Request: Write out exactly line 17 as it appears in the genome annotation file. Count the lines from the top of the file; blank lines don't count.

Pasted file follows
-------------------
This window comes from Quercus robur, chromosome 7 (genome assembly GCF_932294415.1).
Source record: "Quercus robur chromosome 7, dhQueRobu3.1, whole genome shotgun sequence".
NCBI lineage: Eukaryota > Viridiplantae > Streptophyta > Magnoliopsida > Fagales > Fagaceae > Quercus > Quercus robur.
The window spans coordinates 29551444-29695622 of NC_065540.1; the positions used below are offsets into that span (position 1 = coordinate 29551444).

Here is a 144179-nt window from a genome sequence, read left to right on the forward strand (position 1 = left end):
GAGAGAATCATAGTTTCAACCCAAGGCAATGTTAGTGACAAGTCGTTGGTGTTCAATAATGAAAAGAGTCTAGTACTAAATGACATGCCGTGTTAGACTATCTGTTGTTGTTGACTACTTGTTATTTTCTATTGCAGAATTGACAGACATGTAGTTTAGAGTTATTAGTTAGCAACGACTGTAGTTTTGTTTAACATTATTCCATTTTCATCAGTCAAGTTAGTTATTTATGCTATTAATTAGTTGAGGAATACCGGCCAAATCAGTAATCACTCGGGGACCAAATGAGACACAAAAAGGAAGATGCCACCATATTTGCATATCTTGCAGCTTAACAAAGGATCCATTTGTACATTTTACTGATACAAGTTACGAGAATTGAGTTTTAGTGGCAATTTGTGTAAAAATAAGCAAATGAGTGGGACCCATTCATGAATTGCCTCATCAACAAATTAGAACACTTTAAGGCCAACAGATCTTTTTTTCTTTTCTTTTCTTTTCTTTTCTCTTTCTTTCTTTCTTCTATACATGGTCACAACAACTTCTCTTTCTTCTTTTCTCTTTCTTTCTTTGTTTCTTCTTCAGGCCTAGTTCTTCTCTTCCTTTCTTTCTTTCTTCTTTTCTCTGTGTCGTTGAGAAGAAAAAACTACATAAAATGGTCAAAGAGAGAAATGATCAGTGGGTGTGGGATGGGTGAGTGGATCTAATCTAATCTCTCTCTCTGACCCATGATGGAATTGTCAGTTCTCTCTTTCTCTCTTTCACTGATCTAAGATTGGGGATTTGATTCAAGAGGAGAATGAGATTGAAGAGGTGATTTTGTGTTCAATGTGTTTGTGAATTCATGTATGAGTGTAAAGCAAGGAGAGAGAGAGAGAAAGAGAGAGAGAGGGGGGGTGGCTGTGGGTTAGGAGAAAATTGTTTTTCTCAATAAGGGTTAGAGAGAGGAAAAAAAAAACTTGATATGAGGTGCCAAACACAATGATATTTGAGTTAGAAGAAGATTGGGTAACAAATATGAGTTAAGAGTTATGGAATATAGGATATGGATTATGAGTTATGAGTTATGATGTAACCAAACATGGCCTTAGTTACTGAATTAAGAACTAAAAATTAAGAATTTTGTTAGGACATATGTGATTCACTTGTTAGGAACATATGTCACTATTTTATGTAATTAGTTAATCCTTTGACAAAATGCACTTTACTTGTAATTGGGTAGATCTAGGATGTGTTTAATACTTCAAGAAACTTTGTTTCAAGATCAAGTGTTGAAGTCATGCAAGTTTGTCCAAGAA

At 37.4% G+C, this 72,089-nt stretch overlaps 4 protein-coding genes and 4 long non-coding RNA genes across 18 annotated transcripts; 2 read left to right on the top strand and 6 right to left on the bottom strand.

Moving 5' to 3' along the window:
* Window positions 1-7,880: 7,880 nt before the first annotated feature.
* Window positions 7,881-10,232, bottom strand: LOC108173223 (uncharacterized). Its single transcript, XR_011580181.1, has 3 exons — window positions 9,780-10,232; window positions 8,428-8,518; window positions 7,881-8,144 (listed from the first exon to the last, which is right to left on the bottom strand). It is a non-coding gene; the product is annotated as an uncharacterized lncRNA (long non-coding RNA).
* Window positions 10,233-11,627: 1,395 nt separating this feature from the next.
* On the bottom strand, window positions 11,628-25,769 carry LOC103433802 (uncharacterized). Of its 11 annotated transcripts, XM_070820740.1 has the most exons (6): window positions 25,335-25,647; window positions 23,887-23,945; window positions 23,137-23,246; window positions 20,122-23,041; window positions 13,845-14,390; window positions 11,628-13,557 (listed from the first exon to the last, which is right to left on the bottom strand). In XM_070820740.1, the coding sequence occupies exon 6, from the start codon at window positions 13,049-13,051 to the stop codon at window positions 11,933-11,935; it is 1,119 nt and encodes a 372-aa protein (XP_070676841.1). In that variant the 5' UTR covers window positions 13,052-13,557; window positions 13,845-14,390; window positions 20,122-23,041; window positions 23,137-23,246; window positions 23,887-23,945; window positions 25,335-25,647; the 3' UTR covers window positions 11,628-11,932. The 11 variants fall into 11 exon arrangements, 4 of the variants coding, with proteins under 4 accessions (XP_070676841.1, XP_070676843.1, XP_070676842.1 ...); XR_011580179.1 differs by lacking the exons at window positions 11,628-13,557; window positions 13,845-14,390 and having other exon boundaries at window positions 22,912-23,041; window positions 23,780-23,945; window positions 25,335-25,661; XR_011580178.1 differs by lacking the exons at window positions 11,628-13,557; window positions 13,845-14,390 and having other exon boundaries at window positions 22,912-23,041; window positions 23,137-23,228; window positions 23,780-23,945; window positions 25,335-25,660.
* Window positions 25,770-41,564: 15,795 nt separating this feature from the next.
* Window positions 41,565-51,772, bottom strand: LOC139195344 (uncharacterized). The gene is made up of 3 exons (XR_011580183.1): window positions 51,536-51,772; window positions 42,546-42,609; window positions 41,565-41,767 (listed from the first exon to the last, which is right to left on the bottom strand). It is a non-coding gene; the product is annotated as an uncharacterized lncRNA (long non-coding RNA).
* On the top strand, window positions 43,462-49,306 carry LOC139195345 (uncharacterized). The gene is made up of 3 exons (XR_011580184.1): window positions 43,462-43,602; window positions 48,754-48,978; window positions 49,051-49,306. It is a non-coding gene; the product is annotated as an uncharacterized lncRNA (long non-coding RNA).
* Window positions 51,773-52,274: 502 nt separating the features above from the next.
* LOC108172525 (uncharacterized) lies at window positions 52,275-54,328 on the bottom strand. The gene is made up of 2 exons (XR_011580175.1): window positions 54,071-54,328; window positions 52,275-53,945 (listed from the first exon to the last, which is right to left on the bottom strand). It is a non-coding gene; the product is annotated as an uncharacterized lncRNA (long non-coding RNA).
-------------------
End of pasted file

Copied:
* LOC108172525 (uncharacterized) lies at window positions 52,275-54,328 on the bottom strand. The gene is made up of 2 exons (XR_011580175.1): window positions 54,071-54,328; window positions 52,275-53,945 (listed from the first exon to the last, which is right to left on the bottom strand). It is a non-coding gene; the product is annotated as an uncharacterized lncRNA (long non-coding RNA).